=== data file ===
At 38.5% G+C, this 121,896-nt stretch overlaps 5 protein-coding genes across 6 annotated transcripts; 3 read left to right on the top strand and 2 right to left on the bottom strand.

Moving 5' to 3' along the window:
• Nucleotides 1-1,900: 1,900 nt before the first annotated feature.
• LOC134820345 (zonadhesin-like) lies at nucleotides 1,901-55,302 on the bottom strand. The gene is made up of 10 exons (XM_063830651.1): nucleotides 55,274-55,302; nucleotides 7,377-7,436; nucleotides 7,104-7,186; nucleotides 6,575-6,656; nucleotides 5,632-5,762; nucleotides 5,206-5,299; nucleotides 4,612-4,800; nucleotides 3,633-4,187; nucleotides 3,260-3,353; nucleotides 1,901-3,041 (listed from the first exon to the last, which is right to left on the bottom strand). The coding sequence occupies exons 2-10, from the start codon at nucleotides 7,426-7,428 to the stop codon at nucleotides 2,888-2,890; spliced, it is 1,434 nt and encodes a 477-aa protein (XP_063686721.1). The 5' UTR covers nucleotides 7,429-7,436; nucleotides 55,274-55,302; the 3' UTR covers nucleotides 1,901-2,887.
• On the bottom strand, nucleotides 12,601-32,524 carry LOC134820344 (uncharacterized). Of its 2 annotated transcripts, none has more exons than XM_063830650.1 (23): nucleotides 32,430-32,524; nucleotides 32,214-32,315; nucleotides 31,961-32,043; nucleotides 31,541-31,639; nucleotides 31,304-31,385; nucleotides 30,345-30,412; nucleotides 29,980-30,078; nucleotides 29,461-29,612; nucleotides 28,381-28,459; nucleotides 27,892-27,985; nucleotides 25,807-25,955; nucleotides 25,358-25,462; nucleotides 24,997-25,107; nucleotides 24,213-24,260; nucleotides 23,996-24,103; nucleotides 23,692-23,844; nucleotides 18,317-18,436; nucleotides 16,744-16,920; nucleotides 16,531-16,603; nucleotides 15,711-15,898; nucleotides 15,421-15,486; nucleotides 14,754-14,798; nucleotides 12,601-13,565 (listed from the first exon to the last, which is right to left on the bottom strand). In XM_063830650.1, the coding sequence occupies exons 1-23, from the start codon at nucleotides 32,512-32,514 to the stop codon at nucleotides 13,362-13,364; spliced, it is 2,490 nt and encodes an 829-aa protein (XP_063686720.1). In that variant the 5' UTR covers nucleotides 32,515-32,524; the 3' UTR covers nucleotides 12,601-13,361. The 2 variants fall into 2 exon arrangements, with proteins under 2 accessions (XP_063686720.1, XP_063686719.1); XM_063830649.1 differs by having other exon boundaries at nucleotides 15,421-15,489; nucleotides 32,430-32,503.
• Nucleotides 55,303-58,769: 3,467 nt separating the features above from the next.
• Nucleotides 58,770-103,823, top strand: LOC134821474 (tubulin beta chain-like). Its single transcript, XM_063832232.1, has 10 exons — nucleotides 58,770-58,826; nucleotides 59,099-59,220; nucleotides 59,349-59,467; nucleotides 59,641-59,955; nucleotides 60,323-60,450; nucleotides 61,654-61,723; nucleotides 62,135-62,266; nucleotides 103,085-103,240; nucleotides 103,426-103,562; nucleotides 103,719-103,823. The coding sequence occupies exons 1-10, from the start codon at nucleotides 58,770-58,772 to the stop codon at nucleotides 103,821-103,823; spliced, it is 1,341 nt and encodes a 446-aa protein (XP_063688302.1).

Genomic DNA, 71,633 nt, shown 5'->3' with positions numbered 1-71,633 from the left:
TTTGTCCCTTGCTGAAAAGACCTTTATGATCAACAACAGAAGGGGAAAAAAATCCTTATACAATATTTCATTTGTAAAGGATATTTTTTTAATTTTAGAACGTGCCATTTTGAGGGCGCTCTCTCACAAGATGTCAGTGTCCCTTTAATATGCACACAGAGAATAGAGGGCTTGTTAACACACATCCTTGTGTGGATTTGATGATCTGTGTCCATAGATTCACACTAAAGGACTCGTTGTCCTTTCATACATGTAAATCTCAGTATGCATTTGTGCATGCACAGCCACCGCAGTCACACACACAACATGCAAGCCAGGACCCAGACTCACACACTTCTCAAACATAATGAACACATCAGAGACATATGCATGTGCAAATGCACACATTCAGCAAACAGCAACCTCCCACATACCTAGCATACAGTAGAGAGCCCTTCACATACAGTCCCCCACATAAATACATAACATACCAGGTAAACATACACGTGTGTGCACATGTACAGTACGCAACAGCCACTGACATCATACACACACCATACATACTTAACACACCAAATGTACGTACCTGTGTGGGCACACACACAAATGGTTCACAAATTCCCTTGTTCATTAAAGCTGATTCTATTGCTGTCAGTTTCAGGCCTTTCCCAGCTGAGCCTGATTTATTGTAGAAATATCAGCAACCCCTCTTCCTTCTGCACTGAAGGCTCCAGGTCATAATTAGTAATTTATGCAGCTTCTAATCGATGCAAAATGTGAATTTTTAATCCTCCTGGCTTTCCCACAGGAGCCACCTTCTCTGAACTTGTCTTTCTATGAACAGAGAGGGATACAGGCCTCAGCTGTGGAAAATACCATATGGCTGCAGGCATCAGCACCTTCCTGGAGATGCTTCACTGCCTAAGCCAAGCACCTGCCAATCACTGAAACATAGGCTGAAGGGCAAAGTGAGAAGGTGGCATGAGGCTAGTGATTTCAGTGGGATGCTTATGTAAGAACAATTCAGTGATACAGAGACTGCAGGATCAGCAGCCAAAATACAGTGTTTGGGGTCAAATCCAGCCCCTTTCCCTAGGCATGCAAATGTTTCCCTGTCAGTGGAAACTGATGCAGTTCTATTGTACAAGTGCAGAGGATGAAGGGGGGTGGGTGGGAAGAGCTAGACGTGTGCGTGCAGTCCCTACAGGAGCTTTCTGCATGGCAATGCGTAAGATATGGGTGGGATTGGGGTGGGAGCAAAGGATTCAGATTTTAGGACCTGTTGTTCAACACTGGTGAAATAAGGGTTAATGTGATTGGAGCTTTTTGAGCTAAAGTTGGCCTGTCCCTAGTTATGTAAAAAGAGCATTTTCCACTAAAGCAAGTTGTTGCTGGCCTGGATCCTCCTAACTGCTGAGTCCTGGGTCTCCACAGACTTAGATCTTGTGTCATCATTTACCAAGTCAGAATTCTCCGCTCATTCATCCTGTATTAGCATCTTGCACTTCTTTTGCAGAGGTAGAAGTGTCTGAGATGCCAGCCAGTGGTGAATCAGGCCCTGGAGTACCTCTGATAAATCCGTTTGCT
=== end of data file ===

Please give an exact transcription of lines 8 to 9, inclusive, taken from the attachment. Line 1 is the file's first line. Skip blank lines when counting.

Genomic DNA, 71,633 nt, shown 5'->3' with positions numbered 1-71,633 from the left:
TTTGTCCCTTGCTGAAAAGACCTTTATGATCAACAACAGAAGGGGAAAAAAATCCTTATACAATATTTCATTTGTAAAGGATATTTTTTTAATTTTAGAACGTGCCATTTTGAGGGCGCTCTCTCACAAGATGTCAGTGTCCCTTTAATATGCACACAGAGAATAGAGGGCTTGTTAACACACATCCTTGTGTGGATTTGATGATCTGTGTCCATAGATTCACACTAAAGGACTCGTTGTCCTTTCATACATGTAAATCTCAGTATGCATTTGTGCATGCACAGCCACCGCAGTCACACACACAACATGCAAGCCAGGACCCAGACTCACACACTTCTCAAACATAATGAACACATCAGAGACATATGCATGTGCAAATGCACACATTCAGCAAACAGCAACCTCCCACATACCTAGCATACAGTAGAGAGCCCTTCACATACAGTCCCCCACATAAATACATAACATACCAGGTAAACATACACGTGTGTGCACATGTACAGTACGCAACAGCCACTGACATCATACACACACCATACATACTTAACACACCAAATGTACGTACCTGTGTGGGCACACACACAAATGGTTCACAAATTCCCTTGTTCATTAAAGCTGATTCTATTGCTGTCAGTTTCAGGCCTTTCCCAGCTGAGCCTGATTTATTGTAGAAATATCAGCAACCCCTCTTCCTTCTGCACTGAAGGCTCCAGGTCATAATTAGTAATTTATGCAGCTTCTAATCGATGCAAAATGTGAATTTTTAATCCTCCTGGCTTTCCCACAGGAGCCACCTTCTCTGAACTTGTCTTTCTATGAACAGAGAGGGATACAGGCCTCAGCTGTGGAAAATACCATATGGCTGCAGGCATCAGCACCTTCCTGGAGATGCTTCACTGCCTAAGCCAAGCACCTGCCAATCACTGAAACATAGGCTGAAGGGCAAAGTGAGAAGGTGGCATGAGGCTAGTGATTTCAGTGGGATGCTTATGTAAGAACAATTCAGTGATACAGAGACTGCAGGATCAGCAGCCAAAATACAGTGTTTGGGGTCAAATCCAGCCCCTTTCCCTAGGCATGCAAATGTTTCCCTGTCAGTGGAAACTGATGCAGTTCTATTGTACAAGTGCAGAGGATGAAGGGGGGTGGGTGGGAAGAGCTAGACGTGTGCGTGCAGTCCCTACAGGAGCTTTCTGCATGGCAATGCGTAAGATATGGGTGGGATTGGGGTGGGAGCAAAGGATTCAGATTTTAGGACCTGTTGTTCAACACTGGTGAAATAAGGGTTAATGTGATTGGAGCTTTTTGAGCTAAAGTTGGCCTGTCCCTAGTTATGTAAAAAGAGCATTTTCCACTAAAGCAAGTTGTTGCTGGCCTGGATCCTCCTAACTGCTGAGTCCTGGGTCTCCACAGACTTAGATCTTGTGTCATCATTTACCAAGTCAGAATTCTCCGCTCATTCATCCTGTATTAGCATCTTGCACTTCTTTTGCAGAGGTAGAAGTGTCTGAGATGCCAGCCAGTGGTGAATCAGGCCCTGGAGTACCTCTGATAAATCCGTTTGCT